Is the next market brushfire right around the corner? And are investors in denial about it?
If recent moves in the CBOE Volatility Index (VIX) are any indication, the answer to both questions could be yes.
The market’s so-called “fear indicator” plunged 40% in the week following the Brexit vote—its largest-ever drop—as options traders bet the worst is behind us. The VIX has moved back up only slightly since.
But don’t break out the bubbly yet. Because if anything, this sudden outbreak of investor contentment—and the disappointment that’s sure to follow—sets the stage for more, not less, volatility to come.
The yield on the 10-year Treasury is the canary in the coal mine. Earlier this week, it hit a record low as—despite the drop in the VIX—investors went on the hunt for safety post-Brexit.
Speaking of Brexit, negotiators haven’t even started talking yet, so there are plenty more surprises to come on that front. And I won’t even get into the U.S. presidential race, which continues to descend into farce as it grinds toward its end.
Something else to watch out for? Seasonality.
According to the Hulbert Financial Digest, from 1896 through 2014, September was the worst month for stocks, with the Dow posting an average loss of 1.06%, compared to an average gain of 0.75% for all the other months.
Before we go further, let’s be clear on one thing: just because September is often lousy for stocks doesn’t mean you should vote “leave” on the market in August.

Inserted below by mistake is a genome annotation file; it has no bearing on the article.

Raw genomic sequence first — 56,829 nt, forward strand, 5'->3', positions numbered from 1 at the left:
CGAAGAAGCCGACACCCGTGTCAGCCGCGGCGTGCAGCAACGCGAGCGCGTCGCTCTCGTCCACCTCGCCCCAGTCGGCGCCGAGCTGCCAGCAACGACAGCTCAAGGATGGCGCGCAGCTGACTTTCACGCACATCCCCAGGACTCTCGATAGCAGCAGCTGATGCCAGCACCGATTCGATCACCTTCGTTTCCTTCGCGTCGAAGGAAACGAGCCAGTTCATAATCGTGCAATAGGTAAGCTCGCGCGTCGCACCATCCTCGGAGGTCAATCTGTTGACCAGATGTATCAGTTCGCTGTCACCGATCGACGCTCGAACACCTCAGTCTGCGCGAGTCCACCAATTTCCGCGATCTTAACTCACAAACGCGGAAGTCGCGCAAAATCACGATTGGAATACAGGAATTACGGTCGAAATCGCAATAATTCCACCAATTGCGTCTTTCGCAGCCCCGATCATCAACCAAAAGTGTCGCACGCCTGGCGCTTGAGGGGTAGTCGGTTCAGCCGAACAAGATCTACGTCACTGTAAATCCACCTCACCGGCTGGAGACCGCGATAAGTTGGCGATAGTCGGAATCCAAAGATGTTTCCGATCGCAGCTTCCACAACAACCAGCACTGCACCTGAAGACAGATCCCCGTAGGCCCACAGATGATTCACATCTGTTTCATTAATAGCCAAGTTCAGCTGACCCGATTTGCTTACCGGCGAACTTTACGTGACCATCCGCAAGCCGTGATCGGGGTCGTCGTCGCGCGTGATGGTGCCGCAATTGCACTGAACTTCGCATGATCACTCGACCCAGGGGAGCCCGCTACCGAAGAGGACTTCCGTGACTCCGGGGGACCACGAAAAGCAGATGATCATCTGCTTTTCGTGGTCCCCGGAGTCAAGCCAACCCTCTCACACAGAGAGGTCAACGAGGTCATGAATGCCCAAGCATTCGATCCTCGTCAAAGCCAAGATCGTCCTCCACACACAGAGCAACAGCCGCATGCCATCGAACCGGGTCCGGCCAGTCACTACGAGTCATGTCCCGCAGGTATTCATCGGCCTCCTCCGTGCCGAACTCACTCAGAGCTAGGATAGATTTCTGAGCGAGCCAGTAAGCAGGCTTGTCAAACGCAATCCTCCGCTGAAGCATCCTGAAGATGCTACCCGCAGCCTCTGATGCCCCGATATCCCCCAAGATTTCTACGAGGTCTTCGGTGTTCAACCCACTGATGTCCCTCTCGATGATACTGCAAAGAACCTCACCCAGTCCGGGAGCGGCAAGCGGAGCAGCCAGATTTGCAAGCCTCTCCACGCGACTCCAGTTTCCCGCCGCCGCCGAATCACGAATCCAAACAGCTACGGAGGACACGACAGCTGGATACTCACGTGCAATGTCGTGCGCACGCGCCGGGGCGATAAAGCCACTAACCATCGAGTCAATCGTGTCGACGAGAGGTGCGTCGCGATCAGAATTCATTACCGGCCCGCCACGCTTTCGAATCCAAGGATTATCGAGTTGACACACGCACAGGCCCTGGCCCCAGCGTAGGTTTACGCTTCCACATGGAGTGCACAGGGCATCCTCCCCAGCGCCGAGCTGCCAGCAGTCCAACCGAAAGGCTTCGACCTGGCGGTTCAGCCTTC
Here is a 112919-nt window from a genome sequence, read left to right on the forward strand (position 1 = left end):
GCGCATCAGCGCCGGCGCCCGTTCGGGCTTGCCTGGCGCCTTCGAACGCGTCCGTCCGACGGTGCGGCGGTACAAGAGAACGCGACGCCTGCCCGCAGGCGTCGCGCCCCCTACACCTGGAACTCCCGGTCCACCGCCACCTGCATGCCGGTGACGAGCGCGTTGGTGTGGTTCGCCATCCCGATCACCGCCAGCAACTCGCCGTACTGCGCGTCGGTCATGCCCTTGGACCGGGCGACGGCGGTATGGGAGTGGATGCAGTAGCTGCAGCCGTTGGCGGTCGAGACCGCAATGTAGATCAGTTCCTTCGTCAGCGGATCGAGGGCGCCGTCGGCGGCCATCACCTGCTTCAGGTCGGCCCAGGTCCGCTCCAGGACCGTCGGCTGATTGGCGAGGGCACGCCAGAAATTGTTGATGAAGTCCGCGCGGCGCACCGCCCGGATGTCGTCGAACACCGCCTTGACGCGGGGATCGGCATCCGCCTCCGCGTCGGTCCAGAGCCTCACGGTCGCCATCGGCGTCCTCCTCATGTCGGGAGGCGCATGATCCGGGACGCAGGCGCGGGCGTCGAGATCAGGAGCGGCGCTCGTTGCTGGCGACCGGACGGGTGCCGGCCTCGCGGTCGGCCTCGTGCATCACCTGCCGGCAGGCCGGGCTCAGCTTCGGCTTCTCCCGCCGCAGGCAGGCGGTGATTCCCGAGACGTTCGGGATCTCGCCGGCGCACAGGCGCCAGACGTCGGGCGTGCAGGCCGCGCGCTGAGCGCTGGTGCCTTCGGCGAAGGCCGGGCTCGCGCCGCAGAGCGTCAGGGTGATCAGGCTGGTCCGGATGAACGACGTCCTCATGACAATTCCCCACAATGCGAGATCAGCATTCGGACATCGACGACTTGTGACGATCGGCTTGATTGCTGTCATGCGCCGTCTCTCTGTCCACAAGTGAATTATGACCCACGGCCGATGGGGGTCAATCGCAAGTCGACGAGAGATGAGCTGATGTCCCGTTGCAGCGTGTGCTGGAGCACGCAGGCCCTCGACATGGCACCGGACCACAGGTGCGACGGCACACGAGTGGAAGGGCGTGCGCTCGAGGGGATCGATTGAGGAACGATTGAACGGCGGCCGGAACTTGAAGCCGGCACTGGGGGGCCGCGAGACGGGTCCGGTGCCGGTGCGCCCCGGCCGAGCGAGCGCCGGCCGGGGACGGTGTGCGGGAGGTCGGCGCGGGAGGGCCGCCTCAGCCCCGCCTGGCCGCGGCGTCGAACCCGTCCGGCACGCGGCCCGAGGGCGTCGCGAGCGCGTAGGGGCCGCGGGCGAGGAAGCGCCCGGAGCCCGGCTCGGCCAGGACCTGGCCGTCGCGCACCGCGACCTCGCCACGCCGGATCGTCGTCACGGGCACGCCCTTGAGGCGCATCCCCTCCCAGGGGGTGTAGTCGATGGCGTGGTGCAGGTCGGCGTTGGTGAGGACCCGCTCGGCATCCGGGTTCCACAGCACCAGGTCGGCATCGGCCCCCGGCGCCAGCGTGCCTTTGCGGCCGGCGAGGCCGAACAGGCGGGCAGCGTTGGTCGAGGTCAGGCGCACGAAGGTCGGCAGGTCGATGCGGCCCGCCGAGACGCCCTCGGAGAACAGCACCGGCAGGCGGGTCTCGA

That’s because, as I showed you when we debunked the flawed “sell in May” strategy, patterns like these don’t always repeat. For example, if you were out of stocks last September—the one immediately following Hulbert’s study—you would have missed out on a 1.4% gain in the S&P 500.
However, September’s tendency toward weakness does make now a great time to buy the four investments below, which profit whether the market (and the economy) goes up, down or sideways.
Three of them are top-quality dividend-growth stocks, which, as I’ve written before, are a proven way to build lasting wealth. Study after study has shown that dividend growers deliver higher long-term returns than steady dividend payers and stocks that pay no dividends at all.
I’ll give you three great picks that hold their own when the markets fall out of bed in a moment. First, I want to talk about an even more reliable asset class few investors take advantage of: municipal bonds.
Cut Your Portfolio’s Volatility and Collect a Tax-Equivalent 10% Yield
Municipal bonds, or “munis,” have several advantages, including the fact that many enjoy tax-free status, and they almost never default. According to Moody’s Investors Service, just 0.03% of muni bonds have defaulted since the 2008 meltdown.
Trouble is, a five-year municipal bond yields just 0.98% today, which is actually a loss with inflation factored in. That’s why I prefer to invest in muni bonds through closed-end funds (CEFs), which offer a heady mix of high, tax-advantaged yields and low volatility.